Thesis Info

Thesis Title
Reconfiguring Space
Paul Thomas
2nd Author
3rd Author
Number of Pages
University of Western Australia
Thesis Supervisor
Ian Mclean
Supervisor e-mail
Other Supervisor(s)
Language(s) of Thesis
Department / Discipline
The School of Architecture and Fine arts
Languages Familiar to Author
URL where full thesis can be found
perspective, space, Fillippo Brunelleschi, Char Davies, media art, perception
Abstract: 200-500 words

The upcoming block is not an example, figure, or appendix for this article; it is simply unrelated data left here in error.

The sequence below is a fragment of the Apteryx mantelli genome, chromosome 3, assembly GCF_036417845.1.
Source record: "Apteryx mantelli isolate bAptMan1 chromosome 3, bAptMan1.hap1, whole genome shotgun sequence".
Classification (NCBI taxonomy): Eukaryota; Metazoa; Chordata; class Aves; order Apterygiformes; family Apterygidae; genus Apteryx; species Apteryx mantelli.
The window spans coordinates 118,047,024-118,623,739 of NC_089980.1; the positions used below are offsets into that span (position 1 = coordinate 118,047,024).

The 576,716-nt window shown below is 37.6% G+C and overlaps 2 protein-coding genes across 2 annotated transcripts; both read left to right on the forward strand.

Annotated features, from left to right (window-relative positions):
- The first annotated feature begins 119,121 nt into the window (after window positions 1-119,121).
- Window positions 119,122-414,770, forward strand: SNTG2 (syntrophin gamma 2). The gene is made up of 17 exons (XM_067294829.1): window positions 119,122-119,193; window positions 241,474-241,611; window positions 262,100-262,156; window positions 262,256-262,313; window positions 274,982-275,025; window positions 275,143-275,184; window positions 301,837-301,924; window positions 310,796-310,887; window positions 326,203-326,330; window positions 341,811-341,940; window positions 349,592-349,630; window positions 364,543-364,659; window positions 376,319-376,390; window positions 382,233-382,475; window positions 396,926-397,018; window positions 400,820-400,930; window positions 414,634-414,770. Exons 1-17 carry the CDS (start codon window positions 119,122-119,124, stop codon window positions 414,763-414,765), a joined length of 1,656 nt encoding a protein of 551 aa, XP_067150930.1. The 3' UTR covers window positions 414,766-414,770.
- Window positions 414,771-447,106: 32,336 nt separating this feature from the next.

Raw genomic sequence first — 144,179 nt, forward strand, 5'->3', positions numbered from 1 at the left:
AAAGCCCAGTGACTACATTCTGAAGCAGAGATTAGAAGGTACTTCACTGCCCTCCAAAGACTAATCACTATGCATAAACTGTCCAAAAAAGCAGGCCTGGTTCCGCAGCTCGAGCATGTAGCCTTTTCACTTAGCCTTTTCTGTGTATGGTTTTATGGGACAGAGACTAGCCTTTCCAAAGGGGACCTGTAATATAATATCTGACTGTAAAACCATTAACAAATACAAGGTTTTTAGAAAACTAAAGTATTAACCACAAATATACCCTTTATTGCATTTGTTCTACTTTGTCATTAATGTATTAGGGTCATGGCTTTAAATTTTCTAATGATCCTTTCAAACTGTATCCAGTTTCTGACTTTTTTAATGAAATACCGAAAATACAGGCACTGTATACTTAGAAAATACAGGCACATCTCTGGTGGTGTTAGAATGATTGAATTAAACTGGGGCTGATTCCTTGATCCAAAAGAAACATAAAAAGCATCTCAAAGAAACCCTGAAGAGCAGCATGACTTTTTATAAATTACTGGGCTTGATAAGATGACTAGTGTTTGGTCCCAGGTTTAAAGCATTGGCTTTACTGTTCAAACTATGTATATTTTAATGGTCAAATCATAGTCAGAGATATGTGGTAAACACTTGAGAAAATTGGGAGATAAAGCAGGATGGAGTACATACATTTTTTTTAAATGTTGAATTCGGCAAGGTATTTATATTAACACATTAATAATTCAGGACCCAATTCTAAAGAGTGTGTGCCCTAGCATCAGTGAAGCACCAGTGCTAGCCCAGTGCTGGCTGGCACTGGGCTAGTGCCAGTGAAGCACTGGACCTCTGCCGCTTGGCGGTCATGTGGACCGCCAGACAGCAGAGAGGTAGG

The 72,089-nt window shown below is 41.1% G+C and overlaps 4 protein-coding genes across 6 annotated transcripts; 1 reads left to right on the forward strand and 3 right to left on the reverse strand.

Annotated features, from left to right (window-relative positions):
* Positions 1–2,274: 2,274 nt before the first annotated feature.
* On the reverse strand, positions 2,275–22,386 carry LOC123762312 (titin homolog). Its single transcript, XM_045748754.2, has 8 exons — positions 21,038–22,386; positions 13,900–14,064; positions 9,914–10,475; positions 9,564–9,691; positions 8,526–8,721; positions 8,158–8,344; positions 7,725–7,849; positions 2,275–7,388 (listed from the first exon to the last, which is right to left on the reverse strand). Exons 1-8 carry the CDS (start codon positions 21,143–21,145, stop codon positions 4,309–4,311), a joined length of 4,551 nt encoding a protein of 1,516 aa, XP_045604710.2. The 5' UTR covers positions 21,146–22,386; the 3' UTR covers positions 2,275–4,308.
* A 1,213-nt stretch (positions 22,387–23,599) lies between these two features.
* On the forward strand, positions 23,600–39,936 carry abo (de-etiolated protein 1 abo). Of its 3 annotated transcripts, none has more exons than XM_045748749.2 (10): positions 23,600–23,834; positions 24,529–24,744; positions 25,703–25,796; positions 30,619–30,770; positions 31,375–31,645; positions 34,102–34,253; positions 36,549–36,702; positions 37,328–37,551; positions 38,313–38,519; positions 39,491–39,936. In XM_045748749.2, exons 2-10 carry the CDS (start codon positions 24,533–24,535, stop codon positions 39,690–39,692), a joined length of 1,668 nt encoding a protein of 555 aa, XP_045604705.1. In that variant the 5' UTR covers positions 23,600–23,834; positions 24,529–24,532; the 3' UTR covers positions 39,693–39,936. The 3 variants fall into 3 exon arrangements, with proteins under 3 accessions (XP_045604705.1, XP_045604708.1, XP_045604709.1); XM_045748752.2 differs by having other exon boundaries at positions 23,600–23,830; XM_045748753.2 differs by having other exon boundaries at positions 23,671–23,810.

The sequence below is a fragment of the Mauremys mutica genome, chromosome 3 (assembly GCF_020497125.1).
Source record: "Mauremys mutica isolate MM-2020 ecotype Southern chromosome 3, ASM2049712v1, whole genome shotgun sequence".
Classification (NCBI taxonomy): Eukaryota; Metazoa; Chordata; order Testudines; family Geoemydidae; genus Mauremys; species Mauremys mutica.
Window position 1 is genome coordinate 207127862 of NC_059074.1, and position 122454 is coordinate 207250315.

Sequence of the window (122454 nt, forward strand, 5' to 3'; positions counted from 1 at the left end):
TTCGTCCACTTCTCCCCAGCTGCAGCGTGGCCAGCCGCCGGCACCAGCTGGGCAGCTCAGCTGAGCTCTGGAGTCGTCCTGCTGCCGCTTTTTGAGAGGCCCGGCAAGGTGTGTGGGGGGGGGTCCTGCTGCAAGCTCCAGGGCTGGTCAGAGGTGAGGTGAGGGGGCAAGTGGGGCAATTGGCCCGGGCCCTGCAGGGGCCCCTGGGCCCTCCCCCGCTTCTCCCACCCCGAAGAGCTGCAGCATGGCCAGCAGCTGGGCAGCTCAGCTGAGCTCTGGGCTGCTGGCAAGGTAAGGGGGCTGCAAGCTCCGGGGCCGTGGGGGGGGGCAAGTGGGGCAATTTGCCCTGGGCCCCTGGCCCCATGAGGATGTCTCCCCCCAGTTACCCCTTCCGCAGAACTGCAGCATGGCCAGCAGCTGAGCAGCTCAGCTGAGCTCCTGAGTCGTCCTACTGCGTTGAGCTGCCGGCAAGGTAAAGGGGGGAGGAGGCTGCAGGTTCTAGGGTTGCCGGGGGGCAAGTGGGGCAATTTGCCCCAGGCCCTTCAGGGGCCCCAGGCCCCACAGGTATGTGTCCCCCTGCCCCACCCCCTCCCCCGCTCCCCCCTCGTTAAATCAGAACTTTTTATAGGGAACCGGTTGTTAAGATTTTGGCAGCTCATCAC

The starting point of my dissertation is the question: What would be needed of a device to culturally reconfigure the way that we see? The question has been addressed through a theoretical examination of spatial theories in modern times and a creative exploration of new spatialities in new media technologies, both visual and aural. Central to my thesis are three claims: 1. the paradigmatic mathematical theory of single-point perspective is fundamental to the imagining and construction of space in modern times; 2. perspective is a seductive space because its virtualisations seem more authentic than phenomenological experience; 3. the structure of perspective space prefigures the computer screen, hence any attempt to reconfigure the spatial imaginary through the devices of new media technologies must first confront the historical ubiquity of perspective. The specific focus of my written research is a comparative study of Filippo Brunelleschi’s perspective device and the virtual reality work of Char Davies. This comparative study focuses on the ingredients of both devices as well as the similarities between the environments in which they were demonstrated. Brunelleschi’s Peephole device, according to his biographer Manetti, first demonstrated perspective theory in the early fifteenth century. Brunelleschi’s device, with its three main components, the mirror, the burnished silver and the painted panel, are examined in regards to the environment it was demonstrated in. The dissertation explores these elements as the essential conceptual ingredients for the reconfiguration of space in modern times. Aspects of Brunelleschi’s device are also examined creatively in my practical work. Today emergent technologies are being used to explore the potential of a new spatial world order. However, these new technologies are generally based on an Old World order perspective. Even the cubist reconfiguration of space did not change, in any fundamental way, the dominant perspectival model of perception because it did not have the same ideological and psychological power as perspective, which seduced the viewer into believing that the gap (or loss) between the technology and reality had been compensated. Arguably, the same claims can be made for virtual reality devices. Hence, important to the dissertation is a comparative study of Brunelleschi’s perspective device and the virtual reality work of Char Davies. The creative work investigates the effects and work of perspectival spatiality by examining (through digital video, photographically and sonically) residual spaces in the environment. To me these residual spaces provide potential resistances to the perspectival space from which they evolved, and thus show new ways of exploring the virtual reality of cyberspace that, while acknowledging the pervasive presence of perspective systems, also deconstruct or even map new post-perspective spatialities.